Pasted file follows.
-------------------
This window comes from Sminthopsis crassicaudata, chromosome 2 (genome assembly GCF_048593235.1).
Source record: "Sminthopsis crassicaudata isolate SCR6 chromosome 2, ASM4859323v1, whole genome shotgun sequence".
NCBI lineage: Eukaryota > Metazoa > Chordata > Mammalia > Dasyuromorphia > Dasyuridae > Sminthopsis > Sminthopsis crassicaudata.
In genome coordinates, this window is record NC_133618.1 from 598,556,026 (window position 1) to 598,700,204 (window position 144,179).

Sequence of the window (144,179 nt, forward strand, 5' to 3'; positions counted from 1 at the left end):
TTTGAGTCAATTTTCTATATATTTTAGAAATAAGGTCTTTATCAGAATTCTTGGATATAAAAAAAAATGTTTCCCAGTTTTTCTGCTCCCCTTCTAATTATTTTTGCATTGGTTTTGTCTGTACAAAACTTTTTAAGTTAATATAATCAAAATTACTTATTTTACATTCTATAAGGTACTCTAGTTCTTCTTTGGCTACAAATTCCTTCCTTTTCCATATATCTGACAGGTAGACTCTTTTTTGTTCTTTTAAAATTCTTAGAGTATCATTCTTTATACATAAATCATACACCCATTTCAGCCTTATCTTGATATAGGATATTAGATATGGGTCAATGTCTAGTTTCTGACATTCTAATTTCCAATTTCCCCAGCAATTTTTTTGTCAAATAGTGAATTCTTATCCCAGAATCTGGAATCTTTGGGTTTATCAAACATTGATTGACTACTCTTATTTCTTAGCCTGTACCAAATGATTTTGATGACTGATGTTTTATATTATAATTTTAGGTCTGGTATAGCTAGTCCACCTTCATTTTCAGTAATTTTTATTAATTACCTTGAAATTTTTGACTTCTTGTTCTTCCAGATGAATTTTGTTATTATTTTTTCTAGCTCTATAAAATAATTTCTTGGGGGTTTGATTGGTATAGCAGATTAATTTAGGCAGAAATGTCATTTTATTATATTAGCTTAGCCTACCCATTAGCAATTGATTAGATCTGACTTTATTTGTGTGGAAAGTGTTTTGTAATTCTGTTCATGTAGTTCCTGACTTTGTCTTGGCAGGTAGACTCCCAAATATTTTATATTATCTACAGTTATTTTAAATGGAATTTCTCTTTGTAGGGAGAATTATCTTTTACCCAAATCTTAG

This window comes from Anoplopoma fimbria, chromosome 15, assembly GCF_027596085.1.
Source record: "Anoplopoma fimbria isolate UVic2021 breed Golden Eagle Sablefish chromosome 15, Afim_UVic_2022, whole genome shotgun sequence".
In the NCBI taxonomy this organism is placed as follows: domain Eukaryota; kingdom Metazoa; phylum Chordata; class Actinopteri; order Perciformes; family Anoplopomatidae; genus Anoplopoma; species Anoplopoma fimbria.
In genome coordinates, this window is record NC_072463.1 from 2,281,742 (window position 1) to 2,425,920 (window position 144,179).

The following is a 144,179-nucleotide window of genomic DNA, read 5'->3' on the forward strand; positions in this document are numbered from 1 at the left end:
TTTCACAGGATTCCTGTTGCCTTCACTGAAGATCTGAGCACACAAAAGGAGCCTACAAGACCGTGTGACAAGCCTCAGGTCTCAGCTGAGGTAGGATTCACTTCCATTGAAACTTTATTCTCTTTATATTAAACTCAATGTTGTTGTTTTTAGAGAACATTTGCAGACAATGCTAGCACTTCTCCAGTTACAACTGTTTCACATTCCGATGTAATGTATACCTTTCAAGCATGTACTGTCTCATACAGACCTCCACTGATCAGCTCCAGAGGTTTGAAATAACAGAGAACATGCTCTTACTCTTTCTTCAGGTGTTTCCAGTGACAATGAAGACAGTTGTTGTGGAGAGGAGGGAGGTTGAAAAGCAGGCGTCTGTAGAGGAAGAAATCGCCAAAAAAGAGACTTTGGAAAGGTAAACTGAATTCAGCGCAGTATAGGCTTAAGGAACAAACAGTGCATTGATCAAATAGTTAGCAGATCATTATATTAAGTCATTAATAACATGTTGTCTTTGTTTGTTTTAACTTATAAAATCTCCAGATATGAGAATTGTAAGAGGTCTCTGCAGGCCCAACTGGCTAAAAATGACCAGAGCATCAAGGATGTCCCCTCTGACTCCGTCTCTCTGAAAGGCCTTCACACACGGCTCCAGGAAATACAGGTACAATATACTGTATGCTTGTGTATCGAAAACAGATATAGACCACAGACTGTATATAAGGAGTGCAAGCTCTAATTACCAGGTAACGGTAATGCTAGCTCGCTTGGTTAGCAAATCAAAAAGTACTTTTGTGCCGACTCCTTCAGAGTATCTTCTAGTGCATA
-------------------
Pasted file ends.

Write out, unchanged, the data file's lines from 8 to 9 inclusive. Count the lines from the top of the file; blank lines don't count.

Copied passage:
Source record: "Anoplopoma fimbria isolate UVic2021 breed Golden Eagle Sablefish chromosome 15, Afim_UVic_2022, whole genome shotgun sequence".
In the NCBI taxonomy this organism is placed as follows: domain Eukaryota; kingdom Metazoa; phylum Chordata; class Actinopteri; order Perciformes; family Anoplopomatidae; genus Anoplopoma; species Anoplopoma fimbria.